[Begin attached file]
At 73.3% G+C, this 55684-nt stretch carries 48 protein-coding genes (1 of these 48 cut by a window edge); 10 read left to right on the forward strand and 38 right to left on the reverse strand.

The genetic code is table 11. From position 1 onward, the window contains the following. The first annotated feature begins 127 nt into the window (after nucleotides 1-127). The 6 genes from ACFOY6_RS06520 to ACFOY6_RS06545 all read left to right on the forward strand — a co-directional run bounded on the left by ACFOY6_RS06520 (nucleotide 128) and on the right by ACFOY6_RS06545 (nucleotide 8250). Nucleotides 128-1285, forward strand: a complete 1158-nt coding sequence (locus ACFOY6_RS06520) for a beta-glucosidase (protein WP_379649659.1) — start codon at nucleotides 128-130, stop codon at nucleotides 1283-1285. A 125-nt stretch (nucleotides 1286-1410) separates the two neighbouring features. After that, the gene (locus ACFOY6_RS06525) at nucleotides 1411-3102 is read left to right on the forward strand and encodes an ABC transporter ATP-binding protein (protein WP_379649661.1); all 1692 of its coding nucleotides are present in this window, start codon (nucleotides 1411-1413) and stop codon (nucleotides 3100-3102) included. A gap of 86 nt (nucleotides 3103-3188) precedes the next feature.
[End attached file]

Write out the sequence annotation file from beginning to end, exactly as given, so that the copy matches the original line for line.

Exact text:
At 73.3% G+C, this 55684-nt stretch carries 48 protein-coding genes (1 of these 48 cut by a window edge); 10 read left to right on the forward strand and 38 right to left on the reverse strand.

The genetic code is table 11. From position 1 onward, the window contains the following. The first annotated feature begins 127 nt into the window (after nucleotides 1-127). The 6 genes from ACFOY6_RS06520 to ACFOY6_RS06545 all read left to right on the forward strand — a co-directional run bounded on the left by ACFOY6_RS06520 (nucleotide 128) and on the right by ACFOY6_RS06545 (nucleotide 8250). Nucleotides 128-1285, forward strand: a complete 1158-nt coding sequence (locus ACFOY6_RS06520) for a beta-glucosidase (protein WP_379649659.1) — start codon at nucleotides 128-130, stop codon at nucleotides 1283-1285. A 125-nt stretch (nucleotides 1286-1410) separates the two neighbouring features. After that, the gene (locus ACFOY6_RS06525) at nucleotides 1411-3102 is read left to right on the forward strand and encodes an ABC transporter ATP-binding protein (protein WP_379649661.1); all 1692 of its coding nucleotides are present in this window, start codon (nucleotides 1411-1413) and stop codon (nucleotides 3100-3102) included. A gap of 86 nt (nucleotides 3103-3188) precedes the next feature.